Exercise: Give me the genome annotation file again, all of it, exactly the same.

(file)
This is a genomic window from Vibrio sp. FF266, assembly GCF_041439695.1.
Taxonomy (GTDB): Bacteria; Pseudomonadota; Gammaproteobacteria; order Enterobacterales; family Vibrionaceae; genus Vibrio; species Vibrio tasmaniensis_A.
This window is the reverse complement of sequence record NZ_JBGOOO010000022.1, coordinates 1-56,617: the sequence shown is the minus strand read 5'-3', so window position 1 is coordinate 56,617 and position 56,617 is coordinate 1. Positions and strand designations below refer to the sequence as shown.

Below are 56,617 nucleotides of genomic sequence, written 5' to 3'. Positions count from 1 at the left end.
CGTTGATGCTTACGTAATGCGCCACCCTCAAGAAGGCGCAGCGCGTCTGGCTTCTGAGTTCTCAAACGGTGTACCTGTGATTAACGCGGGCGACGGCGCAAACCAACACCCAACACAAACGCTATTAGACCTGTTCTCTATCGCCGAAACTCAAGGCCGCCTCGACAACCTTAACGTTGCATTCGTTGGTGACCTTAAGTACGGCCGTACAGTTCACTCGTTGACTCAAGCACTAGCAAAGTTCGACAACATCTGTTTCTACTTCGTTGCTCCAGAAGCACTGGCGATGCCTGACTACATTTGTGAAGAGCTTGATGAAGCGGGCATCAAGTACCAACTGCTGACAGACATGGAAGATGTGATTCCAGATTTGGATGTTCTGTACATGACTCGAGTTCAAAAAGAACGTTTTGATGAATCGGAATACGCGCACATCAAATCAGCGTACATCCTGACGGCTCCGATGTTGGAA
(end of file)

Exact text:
This is a genomic window from Vibrio sp. FF266, assembly GCF_041439695.1.
Taxonomy (GTDB): Bacteria; Pseudomonadota; Gammaproteobacteria; order Enterobacterales; family Vibrionaceae; genus Vibrio; species Vibrio tasmaniensis_A.
This window is the reverse complement of sequence record NZ_JBGOOO010000022.1, coordinates 1-56,617: the sequence shown is the minus strand read 5'-3', so window position 1 is coordinate 56,617 and position 56,617 is coordinate 1. Positions and strand designations below refer to the sequence as shown.

Below are 56,617 nucleotides of genomic sequence, written 5' to 3'. Positions count from 1 at the left end.
CGTTGATGCTTACGTAATGCGCCACCCTCAAGAAGGCGCAGCGCGTCTGGCTTCTGAGTTCTCAAACGGTGTACCTGTGATTAACGCGGGCGACGGCGCAAACCAACACCCAACACAAACGCTATTAGACCTGTTCTCTATCGCCGAAACTCAAGGCCGCCTCGACAACCTTAACGTTGCATTCGTTGGTGACCTTAAGTACGGCCGTACAGTTCACTCGTTGACTCAAGCACTAGCAAAGTTCGACAACATCTGTTTCTACTTCGTTGCTCCAGAAGCACTGGCGATGCCTGACTACATTTGTGAAGAGCTTGATGAAGCGGGCATCAAGTACCAACTGCTGACAGACATGGAAGATGTGATTCCAGATTTGGATGTTCTGTACATGACTCGAGTTCAAAAAGAACGTTTTGATGAATCGGAATACGCGCACATCAAATCAGCGTACATCCTGACGGCTCCGATGTTGGAA